Ultra-High Power Density Roadway Piezoelectric Energy Harvesting System
Designing a piezoelectric roadway energy harvesting system to capture energy from passing vehicles.
The project has completed design and fabrication of a batch of multi-layer piezoelectric generators, and has conducted laboratory evaluation of the prototype. The prototype design was revised and improved, resulting in a promising relationship between the loading and displacement of the piezoelectric unit. An order to purchase 200 piezoelectric generator towers was issued and the project team has fabricated mechanical parts for 100 piezoelectric generators. The project team is working to finalize the final report.
This project leverages a multidisciplinary system approach to investigate the energy recovery potential of dual-mode piezoelectric generators to create roadway piezoelectric energy harvesting systems with ultra-high power density and efficiency. The goal is to design and test a piezoelectric roadway energy harvesting system, consisting of multi-layer stack generators and power electronics, to capture over 50% of the compression mechanical energy as electricity from passing vehicles. This project will demonstrate electric power generation, in the laboratory and on a 95 feet x 12 feet section of a road at the UC Merced campus, and will determine feasibility for future large-scale demonstrations on highways and streets with piezoelectric under-pavement.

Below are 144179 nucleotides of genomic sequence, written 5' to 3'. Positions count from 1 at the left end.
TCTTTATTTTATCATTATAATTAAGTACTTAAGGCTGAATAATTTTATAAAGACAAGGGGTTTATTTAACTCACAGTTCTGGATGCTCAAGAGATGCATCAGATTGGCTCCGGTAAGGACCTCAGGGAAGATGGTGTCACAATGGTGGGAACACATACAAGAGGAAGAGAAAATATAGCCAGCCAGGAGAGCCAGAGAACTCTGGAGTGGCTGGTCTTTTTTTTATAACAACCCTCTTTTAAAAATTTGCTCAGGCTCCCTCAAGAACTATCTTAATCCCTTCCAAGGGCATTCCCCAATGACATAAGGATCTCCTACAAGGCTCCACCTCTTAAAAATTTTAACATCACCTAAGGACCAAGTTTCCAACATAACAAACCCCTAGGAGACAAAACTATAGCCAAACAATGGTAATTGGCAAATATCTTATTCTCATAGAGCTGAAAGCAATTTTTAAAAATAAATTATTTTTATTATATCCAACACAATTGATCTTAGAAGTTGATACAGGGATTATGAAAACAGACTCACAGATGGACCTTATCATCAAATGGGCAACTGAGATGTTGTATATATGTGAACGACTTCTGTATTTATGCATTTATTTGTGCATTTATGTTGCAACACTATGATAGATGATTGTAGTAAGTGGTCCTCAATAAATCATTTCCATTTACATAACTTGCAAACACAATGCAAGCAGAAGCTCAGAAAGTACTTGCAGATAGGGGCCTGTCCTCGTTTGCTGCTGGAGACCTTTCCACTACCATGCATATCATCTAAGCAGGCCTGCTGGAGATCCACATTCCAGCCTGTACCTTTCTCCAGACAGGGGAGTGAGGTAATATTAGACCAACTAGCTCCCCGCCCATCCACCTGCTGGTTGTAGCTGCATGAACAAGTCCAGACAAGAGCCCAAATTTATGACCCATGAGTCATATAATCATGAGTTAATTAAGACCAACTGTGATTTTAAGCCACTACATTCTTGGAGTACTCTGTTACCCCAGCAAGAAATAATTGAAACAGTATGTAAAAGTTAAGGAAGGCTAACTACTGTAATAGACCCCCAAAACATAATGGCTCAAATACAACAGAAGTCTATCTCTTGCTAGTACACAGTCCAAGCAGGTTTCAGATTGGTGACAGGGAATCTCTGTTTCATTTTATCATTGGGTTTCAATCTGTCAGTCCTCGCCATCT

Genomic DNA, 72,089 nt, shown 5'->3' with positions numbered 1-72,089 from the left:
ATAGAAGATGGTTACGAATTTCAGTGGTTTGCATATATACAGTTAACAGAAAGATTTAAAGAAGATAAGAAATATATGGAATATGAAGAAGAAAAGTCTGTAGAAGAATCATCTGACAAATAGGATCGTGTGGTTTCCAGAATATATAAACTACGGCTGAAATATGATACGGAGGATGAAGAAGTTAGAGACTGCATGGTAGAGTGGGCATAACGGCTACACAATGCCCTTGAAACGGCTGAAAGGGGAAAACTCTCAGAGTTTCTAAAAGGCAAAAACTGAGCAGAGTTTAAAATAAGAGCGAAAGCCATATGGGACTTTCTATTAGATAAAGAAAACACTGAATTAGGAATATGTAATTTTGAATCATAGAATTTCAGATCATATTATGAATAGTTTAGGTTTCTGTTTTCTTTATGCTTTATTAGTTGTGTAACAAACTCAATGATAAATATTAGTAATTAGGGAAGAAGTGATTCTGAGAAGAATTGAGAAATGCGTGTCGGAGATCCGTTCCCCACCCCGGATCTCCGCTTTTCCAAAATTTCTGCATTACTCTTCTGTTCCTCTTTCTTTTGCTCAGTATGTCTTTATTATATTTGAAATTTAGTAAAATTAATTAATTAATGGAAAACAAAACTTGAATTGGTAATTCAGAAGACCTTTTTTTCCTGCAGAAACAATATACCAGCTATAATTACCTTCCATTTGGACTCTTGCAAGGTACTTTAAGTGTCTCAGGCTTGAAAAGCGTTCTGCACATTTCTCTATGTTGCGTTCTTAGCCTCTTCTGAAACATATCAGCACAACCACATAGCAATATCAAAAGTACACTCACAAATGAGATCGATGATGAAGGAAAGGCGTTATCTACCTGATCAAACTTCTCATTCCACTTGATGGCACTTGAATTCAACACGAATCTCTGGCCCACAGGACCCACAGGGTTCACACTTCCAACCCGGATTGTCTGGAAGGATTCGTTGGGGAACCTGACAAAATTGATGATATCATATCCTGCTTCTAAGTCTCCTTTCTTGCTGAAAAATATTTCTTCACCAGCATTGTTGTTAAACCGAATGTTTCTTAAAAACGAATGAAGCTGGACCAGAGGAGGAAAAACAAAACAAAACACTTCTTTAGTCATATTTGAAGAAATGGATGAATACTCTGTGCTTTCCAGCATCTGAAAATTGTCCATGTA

At commercial scale, electric power density and cost are estimated to be 333 Watts per square foot and $9,010/kW respectively. The levelized cost of electricity is estimated to be less than $0.20/kWh.
This project will reduce approximately 40 metric tonnes of CO2 equivalent. By retrofitting 1 percent of useable roadways, the environmental benefits could include reduction of CO2 emissions by more than 100 kilotons per year.